Ben Aaronovitch’s Remembrance of the Daleks is probably my favourite Sylvester McCoy TV story in large part because, on its first broadcast back in 1988, it renewed my faith in the show. This was the Doctor Who I remembered and wanted to continue watching. It was pacey, dealt – to an extent – with some of the real problems of the time period in which it was set, and introduced a sort of proto-UNIT in the form of Captain Ian “Chunky” Gilmore and the scientists assisting him with the problems at Coal Hill School.
Jump forward nearly a quarter of a century (and yes, that does make me feel old!) and Gilmore and his group are back in this first box set of adventures from Big Finish, which picks up their story a few years later. The “pilot” episode, Paul Finch’s Threshold, sees Rachel Jensen visiting Allison Williams for a brief, enforced, holiday, and lending her expertise to a mystery in Bermondsey.
The period details are neatly done, and the recognition that a Jewish scientist might have problems dealing with a German rocket engineer is welcome (matching the “no coloureds” sign from Remembrance). There’s an obvious debt to the original Quatermass stories – elements from Quatermass and the Pit and large and small screen versions of The Quatermass Experiment are present – although I do hope that there’s not a temptation to include Bernard himself in these tales.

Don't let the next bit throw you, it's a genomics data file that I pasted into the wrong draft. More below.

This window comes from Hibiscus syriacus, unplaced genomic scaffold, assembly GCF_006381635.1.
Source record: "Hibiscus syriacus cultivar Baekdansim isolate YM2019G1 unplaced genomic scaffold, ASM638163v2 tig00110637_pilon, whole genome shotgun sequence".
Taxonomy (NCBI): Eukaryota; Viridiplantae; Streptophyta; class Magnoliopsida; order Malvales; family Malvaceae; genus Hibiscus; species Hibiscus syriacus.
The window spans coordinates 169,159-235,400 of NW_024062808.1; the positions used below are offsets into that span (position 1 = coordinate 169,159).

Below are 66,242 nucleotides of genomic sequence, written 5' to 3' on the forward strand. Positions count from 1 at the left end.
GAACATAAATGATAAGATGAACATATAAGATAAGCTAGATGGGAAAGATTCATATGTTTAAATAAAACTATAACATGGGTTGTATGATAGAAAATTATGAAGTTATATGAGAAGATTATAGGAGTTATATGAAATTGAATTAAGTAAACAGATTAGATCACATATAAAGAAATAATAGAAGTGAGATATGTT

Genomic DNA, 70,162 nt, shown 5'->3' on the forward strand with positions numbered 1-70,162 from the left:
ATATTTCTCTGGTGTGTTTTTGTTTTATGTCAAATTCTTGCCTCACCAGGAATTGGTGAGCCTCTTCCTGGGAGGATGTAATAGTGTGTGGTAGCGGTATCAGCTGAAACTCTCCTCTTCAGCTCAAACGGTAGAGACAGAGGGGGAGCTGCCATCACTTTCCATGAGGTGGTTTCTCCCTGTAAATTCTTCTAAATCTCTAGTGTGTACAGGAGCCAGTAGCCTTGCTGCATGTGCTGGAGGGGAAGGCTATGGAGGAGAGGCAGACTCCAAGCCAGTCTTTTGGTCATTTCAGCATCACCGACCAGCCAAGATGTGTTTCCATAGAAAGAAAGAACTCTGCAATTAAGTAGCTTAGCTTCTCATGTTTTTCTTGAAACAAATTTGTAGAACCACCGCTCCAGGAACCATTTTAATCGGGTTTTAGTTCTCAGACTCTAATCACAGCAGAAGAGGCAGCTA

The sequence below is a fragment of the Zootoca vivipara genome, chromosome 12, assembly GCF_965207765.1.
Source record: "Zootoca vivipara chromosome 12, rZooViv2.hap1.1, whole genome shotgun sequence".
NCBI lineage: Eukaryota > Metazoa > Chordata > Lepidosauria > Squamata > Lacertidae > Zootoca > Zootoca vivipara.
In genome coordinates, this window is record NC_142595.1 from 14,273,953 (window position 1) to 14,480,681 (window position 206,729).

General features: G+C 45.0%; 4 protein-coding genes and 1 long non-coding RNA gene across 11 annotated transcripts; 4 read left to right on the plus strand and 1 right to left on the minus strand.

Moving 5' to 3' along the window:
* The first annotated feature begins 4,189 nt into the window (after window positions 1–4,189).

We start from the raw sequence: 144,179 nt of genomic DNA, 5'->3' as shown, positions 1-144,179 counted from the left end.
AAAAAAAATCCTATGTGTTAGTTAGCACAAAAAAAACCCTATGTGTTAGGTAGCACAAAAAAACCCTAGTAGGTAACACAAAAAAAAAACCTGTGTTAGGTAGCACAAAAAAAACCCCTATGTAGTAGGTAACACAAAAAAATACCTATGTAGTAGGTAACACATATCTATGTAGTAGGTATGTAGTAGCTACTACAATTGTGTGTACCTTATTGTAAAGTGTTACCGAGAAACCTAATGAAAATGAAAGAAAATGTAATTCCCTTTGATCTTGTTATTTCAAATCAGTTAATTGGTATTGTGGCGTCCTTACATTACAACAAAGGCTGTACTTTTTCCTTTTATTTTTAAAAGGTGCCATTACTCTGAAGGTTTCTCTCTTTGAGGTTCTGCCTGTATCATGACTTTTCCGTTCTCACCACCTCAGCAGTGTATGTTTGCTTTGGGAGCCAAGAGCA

Threshold doesn’t just riff off Remembrance; there’s a great debt to the ITC series of the 1960s, down to the tag scene with a glass of something to celebrate. Hugh Ross’ Toby Kinsella is in the great line of bosses of the period, such as The Avengers’ Mother (yes, I know, not ITC but same genre!) or Dennis Alaba Peters’ Sir Curtis Seretse from Department S. Nick Briggs’ musical score pays homage to the Edwin Astley/Laurie Johnson school of composing and Ken Bentley’s direction and soundscape works for this heightened reality.
As for the cast, it’s great to hear Simon Williams, Pamela Salem and Karen Gledhill reprise their roles. There’s the odd moment where the voices reflect the elapsed time in the real world, but Salem, in particular, captures the occasionally odd inflections of Professor Jensen.
Verdict: If you’ve not already grabbed this, order it now: on the basis of this first episode, Big Finish’s decision to go ahead with Series 2 was a no-brainer. 8/10